In 1848 Europe experienced nearly-coinciding revolutions in different regions led by activists and rebels who sought constitutional and democratic governments to replace authoritarian regimes. Though initially these revolutions were unsuccessful in achieving their aims of reforming the conservative political landscape, they did have significant impacts in Italy, France, Austria and Germany, where they influenced the course of future political change.


In Italy, the revolutions were mainly carried out by displaces workers affected by a recession and leftist activists who sought to end Austrian rule over various Italian states. The revolutionaries were unified under and led by King Charles Albert of Piedmont-Sardinia with encouragement in the form of first speeches and later troop support from Pope Pius IX. Though the Italian uprising was quelled by the in July of 1848, the rebellion augured well for Albert's successor Victor Emmanuel II, who would successfully expel the Austrians in 1860. Battles for Italian unification continued throughout Italy for decades, however.


In France, the revolution was led by liberals and leftist intellectuals who overthrew King Louis Philippe and established the Second French Republic in June of 1848. Soon after, however, the republic moved in a conservative direction, and Louis-Napoléon Bonaparte, nephew of Napoleon Bonaparte, was elected president with the support of farmers and peasants. Four years later in 1852, Louis Napoleon abolished the Republic, established the Second French Empire and declared himself Emperor Napoleon III.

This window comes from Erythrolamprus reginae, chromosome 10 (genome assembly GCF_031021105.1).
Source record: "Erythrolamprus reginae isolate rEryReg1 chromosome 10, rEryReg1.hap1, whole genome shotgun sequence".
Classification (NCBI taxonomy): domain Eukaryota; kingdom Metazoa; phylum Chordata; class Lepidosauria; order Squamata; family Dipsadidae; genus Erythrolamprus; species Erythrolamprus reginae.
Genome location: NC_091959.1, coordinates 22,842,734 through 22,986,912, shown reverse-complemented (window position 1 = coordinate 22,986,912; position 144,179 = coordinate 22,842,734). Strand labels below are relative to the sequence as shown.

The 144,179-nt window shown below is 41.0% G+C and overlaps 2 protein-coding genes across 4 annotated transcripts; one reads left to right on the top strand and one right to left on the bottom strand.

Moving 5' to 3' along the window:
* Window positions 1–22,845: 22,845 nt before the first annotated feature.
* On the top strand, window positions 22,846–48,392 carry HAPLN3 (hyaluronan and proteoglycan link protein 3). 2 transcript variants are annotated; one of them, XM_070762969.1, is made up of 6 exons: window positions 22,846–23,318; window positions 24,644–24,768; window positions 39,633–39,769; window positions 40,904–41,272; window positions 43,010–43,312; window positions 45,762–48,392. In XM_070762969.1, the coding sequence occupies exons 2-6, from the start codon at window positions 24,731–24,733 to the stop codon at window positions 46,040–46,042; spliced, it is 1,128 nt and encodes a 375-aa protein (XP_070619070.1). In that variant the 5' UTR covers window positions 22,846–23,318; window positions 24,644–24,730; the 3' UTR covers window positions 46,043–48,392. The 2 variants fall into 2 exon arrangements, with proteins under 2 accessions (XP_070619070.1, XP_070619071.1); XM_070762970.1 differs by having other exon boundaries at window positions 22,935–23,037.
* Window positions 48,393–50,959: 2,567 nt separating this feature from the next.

In Austria, the revolutionary movements had nationalists characteristics, as groups such as the Hungarians, the Slovenes, the Serbs, and others ruled by the Austrian Habsburgs joined with leftist activists to rebel against the Austrian Empire. Though the revolution failed, Austrian Emperor Ferdinand I abdicated the throne to his 18-year old nephew Franz Joseph, who would rule Austria during what would become known as its golden age. The nationalist tremors, however, remained bubbling under the surface of the Austrian Empire: In 1914, Serbian nationalists would assassinate Franz Joseph's nephew Archduke Franz Ferdinand, igniting World War I.

Germany and Others

Like Italy, Germany was not a unified country in 1848, and the revolutions occurred in various states, led by those who sought to reform their governments and many of whom sought to unify Germany. The German state of Prussia not only successfully put down its own revolution, but helped other German states quell revolutions, thus establishing Prussia's dominance. When Germany was finally unified in 1871, it was under Prussia.